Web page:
To that end, after 20 years in which we wandered the wilderness with no new Transformers movie, Michael Bay has finally seen fit to lend his enormous talents to a film that truly deserves them: one about big robots who transform into cars. The trailer looks strangely compelling, and Shia LaBeouf stars. Only Shia LaBeouf has the Shia LaBeoufness to play opposite Megatron and Optimus Prime. (Yes! Optimus Prime is back! Boo yah!)

A video game is the inspiration for DOA: Dead or Alive, whose title shows how little it thinks of its audience's intelligence. That's like naming a movie ATM: Automatic Teller Machine. Advance word is awful, but Jaime Pressly tries to liven things up by appearing in Daisy Dukes and a bikini top. There are also a half-dozen other hot chicks wearing Bratz outfits, so if you bring something to cover your lap, you could have a good time at this one.

Oliver Hirschbiegel, whose The Downfall: Hitler and the End of the Third Reich was one of the best movies of the last 18 years, directs The Invasion, which started as a remake of Invasion of the Body Snatchers, but then morphed into something else, and then was heavily re-edited and reshot. It stars Nicole Kidman, who's already a pod person, and Daniel Craig, whose pods got snapped in Casino Royale. Rumors abound that Hirschbiegel had no control over the final cut, so expect a film that only a focus group and a committee of financiers could make.


In writer-director Rod Lurie's Resurrecting the Champ, sports reporter Josh Hartnett rescues homeless man Samuel L. Jackson, who is sick and tired of these motherf-ing rats in this motherf-ing trash. Turns out Jackson is no ordinary transient, but boxing great Bob Satterfield. Satterfield had been sick and tired of motherf-ing welterweights in that motherf-ing boxing ring, but becomes less so, thanks to Hartnett's healing attention and dimpled chin.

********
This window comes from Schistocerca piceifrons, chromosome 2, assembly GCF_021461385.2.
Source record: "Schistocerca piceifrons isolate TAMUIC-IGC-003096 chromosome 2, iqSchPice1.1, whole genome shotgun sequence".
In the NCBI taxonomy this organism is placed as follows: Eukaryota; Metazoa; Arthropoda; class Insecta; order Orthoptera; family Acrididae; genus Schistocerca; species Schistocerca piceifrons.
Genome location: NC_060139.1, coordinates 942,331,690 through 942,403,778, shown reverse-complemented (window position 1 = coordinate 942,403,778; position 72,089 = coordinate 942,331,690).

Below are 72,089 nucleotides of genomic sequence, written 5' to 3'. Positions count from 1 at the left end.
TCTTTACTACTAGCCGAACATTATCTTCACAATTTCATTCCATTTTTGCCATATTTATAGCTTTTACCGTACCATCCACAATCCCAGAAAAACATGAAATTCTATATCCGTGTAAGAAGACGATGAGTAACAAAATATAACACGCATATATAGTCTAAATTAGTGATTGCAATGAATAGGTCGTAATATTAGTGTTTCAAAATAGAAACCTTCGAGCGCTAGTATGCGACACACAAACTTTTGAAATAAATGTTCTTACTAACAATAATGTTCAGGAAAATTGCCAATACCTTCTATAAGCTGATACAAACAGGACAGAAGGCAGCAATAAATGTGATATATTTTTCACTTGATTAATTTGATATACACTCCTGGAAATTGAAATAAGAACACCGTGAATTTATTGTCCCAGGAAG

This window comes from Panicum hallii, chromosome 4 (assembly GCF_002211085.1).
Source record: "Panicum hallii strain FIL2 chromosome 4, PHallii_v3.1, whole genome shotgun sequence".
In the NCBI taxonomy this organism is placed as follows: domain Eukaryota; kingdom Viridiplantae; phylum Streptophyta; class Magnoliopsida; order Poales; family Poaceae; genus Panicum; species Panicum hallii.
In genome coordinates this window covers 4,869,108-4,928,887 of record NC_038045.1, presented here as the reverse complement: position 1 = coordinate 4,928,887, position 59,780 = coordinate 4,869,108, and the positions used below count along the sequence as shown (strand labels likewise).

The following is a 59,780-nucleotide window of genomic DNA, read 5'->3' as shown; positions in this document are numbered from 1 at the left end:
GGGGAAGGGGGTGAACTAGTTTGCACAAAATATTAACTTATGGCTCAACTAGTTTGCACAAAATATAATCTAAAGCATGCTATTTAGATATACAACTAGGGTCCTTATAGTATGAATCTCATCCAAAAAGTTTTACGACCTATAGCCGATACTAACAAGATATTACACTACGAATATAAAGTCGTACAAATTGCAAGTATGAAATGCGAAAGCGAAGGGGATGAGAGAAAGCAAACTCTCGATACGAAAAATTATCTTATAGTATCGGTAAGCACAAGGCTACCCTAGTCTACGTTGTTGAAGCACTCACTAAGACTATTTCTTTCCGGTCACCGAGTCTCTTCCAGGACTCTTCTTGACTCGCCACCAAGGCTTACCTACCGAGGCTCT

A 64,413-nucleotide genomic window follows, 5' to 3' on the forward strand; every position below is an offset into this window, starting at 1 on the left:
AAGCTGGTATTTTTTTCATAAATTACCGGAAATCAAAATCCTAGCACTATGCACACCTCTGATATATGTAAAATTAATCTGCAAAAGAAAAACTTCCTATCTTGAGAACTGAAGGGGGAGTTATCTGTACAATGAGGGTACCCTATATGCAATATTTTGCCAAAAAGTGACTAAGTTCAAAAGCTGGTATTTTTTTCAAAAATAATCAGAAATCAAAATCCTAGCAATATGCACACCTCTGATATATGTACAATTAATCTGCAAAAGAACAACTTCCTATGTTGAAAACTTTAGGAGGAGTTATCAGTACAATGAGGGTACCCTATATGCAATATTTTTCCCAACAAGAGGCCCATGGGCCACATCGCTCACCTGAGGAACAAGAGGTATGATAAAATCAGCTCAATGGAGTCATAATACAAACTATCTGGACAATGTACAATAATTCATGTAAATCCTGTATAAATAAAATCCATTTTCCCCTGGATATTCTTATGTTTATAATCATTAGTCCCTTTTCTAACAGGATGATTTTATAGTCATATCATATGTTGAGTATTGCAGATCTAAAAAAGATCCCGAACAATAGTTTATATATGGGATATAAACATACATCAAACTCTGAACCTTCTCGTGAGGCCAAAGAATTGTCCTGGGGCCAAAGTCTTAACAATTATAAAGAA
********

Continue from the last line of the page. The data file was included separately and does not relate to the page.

Speaking of athletes gone wild, The Flying Scotsman tells the true story of Scottish cyclist Graeme Obree, a mentally ill man who broke records on a bike he built out of scrap metal, washing-machine parts and loose screws. A thick-accented cast includes Trainspotting's Jonny Lee Miller, Laura Fraser and forgotten hobbit Billy Boyd.


Studios try to avoid releasing high-caliber, Oscar-worthy dramas in the summer, but sometimes, they screw up. Let's hope so in the case of the following movies: Evening seems to be the brainy choice. It's adapted from Susan Minot's novel by The Hours screenwriter Michael Cunningham (who declined to write the sequel The Hours 2: 2 More Hours), and has the most formidable cast imaginable, including Meryl Streep, Glenn Close, Claire Danes, Toni Collette, Vanessa Redgrave and Natasha Richardson. The plot, thick in mother-daughter issues, love and death, sounds like one of those "timeless" and "universal" stories that the emo kids are so fond of. Big question: Does the title, Evening, imply a time of day, a balancing of forces or the wife of Adam? This movie is blowing our minds, and we haven't even seen it yet!

Another potential winner is Goya's Ghosts, directed by renowned Oscar collector Milos Forman. The film features art (painter Goya is played by Stellan Skarsgård ), history (the film is set during the Spanish Inquisition) and sexual scandal (Natalie Portman plays a nude model). If a striptease in Closer earned Portman a nomination, then it's time for a lap dance ... with Oscar!

Speaking of Academy Award nominees, actor Don Cheadle may get his best showcase yet in Talk to Me. This biopic, about 1960s Washington, D.C., radio personality Ralph Waldo "Petey" Greene, gives Cheadle ample opportunity for fast-talking jokes and soulful truth-to-power speeches. Former president Martin Sheen also stars.

And that's the summer! But don't worry; sometime in the fall, they'll add an hour to the day, and suddenly, all the superheroes and Dane Cook comedies and movies based on TV shows based on cartoons based on toys will grind to a halt, and we can watch Sean Penn and Bill Murray and Clint Eastwood sit up and beg for Oscars. Which would probably make a good summer movie, if Sean and Bill and Clint were animated dogs who had to save the world from penguins.